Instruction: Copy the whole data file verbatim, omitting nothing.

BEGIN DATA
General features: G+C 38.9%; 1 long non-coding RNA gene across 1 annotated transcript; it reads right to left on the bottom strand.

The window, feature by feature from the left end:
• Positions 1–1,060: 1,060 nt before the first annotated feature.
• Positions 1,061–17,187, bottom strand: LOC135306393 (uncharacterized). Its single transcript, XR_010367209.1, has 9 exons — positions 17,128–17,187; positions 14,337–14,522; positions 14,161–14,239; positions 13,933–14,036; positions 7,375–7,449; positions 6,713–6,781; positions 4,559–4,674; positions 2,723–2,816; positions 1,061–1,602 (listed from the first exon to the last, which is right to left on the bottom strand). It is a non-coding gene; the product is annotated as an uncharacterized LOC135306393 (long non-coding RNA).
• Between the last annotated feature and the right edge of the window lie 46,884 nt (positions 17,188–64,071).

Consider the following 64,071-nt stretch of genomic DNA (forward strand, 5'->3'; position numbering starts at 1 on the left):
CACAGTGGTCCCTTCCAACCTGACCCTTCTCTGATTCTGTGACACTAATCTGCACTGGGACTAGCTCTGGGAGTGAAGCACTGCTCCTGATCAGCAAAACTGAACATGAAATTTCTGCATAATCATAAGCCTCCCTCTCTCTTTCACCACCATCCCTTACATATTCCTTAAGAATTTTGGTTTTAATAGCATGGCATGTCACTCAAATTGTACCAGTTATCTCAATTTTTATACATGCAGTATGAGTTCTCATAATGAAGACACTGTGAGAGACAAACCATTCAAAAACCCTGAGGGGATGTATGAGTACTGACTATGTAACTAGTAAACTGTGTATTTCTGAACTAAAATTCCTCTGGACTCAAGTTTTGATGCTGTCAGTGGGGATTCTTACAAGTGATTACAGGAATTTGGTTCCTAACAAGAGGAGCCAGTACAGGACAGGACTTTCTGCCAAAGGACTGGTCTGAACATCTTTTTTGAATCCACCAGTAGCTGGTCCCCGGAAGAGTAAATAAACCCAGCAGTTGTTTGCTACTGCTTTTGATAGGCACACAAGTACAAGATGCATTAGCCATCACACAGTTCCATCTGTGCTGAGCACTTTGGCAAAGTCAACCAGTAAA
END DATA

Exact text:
General features: G+C 38.9%; 1 long non-coding RNA gene across 1 annotated transcript; it reads right to left on the bottom strand.

The window, feature by feature from the left end:
• Positions 1–1,060: 1,060 nt before the first annotated feature.
• Positions 1,061–17,187, bottom strand: LOC135306393 (uncharacterized). Its single transcript, XR_010367209.1, has 9 exons — positions 17,128–17,187; positions 14,337–14,522; positions 14,161–14,239; positions 13,933–14,036; positions 7,375–7,449; positions 6,713–6,781; positions 4,559–4,674; positions 2,723–2,816; positions 1,061–1,602 (listed from the first exon to the last, which is right to left on the bottom strand). It is a non-coding gene; the product is annotated as an uncharacterized LOC135306393 (long non-coding RNA).
• Between the last annotated feature and the right edge of the window lie 46,884 nt (positions 17,188–64,071).

Consider the following 64,071-nt stretch of genomic DNA (forward strand, 5'->3'; position numbering starts at 1 on the left):
CACAGTGGTCCCTTCCAACCTGACCCTTCTCTGATTCTGTGACACTAATCTGCACTGGGACTAGCTCTGGGAGTGAAGCACTGCTCCTGATCAGCAAAACTGAACATGAAATTTCTGCATAATCATAAGCCTCCCTCTCTCTTTCACCACCATCCCTTACATATTCCTTAAGAATTTTGGTTTTAATAGCATGGCATGTCACTCAAATTGTACCAGTTATCTCAATTTTTATACATGCAGTATGAGTTCTCATAATGAAGACACTGTGAGAGACAAACCATTCAAAAACCCTGAGGGGATGTATGAGTACTGACTATGTAACTAGTAAACTGTGTATTTCTGAACTAAAATTCCTCTGGACTCAAGTTTTGATGCTGTCAGTGGGGATTCTTACAAGTGATTACAGGAATTTGGTTCCTAACAAGAGGAGCCAGTACAGGACAGGACTTTCTGCCAAAGGACTGGTCTGAACATCTTTTTTGAATCCACCAGTAGCTGGTCCCCGGAAGAGTAAATAAACCCAGCAGTTGTTTGCTACTGCTTTTGATAGGCACACAAGTACAAGATGCATTAGCCATCACACAGTTCCATCTGTGCTGAGCACTTTGGCAAAGTCAACCAGTAAA